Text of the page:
I take the same skills and philosophy of news photojournalists and apply them to the wedding day. Instead of fabricating scenes or setting the dress up with the shoes, I reply on my ability to see the event and stories unfolding and capture those moments unobtrusively. The resulting images can reveal seemingly simple yet complex photographs. I do not use a flash as I find flash lighting intrusive, annoying for guests, and the light unnatural. I instead use available light that wraps guests in an almost 3-D effect. It's about being honest and compelling moments. Over the years, I have found that brides looking for this type of photographer are smart, confident people and more interested in enjoying the moment. They want their photographer to capture their day in a dignified manner.
SO, HOW DO YOU KNOW WHO'S A WEDDING PHOTOJOURNALIST?
The best way to find out from your prospective wedding photographer if they're an authentic wedding photojournalist is to ask them how they photograph moments. Do they halt a scene to redo a moment, like the vows, or asking the bride's mother to lace up her dress again for a wide shot, for example? At least now you know what to ask.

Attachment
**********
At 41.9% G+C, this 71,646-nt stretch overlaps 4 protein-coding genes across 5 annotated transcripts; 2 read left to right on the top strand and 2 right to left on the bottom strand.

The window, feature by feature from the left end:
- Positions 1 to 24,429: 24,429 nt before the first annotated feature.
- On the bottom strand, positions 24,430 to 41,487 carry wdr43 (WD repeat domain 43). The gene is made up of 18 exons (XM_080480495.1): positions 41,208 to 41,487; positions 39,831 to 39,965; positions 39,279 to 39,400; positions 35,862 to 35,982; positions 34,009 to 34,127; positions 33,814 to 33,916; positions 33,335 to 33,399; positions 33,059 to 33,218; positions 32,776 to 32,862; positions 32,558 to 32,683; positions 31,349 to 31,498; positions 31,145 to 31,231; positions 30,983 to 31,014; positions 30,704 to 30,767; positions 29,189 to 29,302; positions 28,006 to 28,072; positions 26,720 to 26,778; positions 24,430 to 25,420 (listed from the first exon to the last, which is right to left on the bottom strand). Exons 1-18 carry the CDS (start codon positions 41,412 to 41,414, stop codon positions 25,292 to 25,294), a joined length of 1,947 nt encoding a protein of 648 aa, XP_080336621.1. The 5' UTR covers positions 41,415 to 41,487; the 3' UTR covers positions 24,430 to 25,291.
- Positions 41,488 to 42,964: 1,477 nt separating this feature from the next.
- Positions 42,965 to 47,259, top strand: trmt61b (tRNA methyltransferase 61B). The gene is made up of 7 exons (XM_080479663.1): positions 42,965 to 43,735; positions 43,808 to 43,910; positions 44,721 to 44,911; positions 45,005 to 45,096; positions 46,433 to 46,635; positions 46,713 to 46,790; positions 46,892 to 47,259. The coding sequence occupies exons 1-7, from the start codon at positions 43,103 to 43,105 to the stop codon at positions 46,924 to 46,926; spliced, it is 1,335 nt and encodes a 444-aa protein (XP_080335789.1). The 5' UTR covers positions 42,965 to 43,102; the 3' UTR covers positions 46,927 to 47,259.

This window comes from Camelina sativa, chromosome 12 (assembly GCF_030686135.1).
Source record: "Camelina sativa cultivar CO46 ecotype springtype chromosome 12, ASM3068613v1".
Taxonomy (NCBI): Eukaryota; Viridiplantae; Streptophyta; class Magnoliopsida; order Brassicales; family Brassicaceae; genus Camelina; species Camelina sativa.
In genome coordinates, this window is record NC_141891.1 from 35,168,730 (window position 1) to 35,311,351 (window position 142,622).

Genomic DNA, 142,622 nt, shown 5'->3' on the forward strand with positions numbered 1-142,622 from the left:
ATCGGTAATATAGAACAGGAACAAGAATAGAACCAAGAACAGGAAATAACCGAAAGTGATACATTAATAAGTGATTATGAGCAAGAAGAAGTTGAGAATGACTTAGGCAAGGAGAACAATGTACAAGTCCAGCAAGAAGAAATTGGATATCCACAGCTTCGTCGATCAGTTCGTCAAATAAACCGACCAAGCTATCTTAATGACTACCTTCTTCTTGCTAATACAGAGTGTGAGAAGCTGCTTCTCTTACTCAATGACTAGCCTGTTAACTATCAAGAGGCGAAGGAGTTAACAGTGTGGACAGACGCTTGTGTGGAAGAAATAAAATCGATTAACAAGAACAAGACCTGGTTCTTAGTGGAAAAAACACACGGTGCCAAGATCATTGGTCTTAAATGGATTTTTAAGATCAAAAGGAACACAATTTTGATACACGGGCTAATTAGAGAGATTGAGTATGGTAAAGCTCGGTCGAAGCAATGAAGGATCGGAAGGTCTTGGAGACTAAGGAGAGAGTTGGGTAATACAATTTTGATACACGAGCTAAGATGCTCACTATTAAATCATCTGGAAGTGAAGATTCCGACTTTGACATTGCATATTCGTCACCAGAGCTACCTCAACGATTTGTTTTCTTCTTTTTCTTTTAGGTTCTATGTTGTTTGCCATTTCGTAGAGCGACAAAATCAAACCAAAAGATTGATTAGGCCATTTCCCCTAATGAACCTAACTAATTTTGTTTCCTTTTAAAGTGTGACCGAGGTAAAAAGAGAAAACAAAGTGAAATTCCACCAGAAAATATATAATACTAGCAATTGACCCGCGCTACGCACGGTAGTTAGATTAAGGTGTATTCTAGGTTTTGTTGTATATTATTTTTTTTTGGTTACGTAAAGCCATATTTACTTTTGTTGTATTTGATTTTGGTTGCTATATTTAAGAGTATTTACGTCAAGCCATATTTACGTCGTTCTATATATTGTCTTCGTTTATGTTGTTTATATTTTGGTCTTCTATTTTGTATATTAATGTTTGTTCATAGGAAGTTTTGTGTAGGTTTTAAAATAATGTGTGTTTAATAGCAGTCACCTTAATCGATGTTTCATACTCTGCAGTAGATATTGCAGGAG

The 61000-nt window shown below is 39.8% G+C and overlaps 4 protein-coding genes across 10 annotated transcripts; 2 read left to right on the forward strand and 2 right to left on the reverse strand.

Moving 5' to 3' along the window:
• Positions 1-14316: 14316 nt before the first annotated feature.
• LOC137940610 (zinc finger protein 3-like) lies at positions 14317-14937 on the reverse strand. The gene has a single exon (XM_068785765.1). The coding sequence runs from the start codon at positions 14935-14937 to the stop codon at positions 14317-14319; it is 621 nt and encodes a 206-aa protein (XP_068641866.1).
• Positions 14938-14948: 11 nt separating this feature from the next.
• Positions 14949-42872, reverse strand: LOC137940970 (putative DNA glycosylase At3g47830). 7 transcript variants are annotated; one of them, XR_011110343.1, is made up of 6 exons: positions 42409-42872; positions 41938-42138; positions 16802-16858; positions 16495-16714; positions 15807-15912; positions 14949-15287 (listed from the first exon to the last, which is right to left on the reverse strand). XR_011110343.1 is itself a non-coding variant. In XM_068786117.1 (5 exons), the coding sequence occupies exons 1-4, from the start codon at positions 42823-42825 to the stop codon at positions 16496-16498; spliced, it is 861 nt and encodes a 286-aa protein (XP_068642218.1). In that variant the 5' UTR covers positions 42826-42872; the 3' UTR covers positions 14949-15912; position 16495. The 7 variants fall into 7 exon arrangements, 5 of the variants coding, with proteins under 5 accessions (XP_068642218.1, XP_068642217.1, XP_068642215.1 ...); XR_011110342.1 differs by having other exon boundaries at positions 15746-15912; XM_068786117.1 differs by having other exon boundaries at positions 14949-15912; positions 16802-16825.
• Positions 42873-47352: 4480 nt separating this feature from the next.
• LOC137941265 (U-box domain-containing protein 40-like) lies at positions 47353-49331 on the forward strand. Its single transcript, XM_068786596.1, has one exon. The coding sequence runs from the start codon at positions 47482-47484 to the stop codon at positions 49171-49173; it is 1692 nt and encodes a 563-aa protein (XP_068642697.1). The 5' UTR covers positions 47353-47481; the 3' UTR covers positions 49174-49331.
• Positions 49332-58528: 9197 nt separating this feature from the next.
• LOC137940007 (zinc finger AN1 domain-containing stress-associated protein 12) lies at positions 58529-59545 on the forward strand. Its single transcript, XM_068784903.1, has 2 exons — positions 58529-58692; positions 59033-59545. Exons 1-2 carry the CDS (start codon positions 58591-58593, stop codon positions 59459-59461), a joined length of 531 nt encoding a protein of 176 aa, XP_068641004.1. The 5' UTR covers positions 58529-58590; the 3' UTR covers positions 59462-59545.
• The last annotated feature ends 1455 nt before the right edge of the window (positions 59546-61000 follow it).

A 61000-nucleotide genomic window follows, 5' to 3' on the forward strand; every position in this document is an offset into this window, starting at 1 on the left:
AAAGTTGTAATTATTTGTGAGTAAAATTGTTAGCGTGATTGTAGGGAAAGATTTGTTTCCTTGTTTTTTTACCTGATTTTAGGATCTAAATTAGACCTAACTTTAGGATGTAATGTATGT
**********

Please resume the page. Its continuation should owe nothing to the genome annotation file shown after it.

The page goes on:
A little while ago, it was typical for photographers to market themselves as a wedding photojournalist. Still, upon browsing through their galleries, images are predominately staged and many pictures of pretty decor and details. Another example is the misuse of photojournalistic terms. Browse through Instagram with that keyword #weddingphotojournalism" and you will see they are just mostly photos. These terms get thrown around by many wedding photographers who have never worked as journalists or don't understand what it means, including the ethics behind it. It bothers me when photographers use these terms willy nilly because I have massive respect for news photojournalists.
Photography is a skill and an endless craft to learn. Whether the wedding photographer has been self-taught or went to college to study photography, any photographer must be technically proficient and understand that side of their craft. Then they must learn about composition and learn from the masters of art, be it painters, photographers, or architects.
A great resource to locate a vetted wedding photojournalist is David Robert's WPJA, and I'm proud to be an active member.
Want to talk more about a documentary approach to your wedding photography? Email or call. I hope to hear from you soon!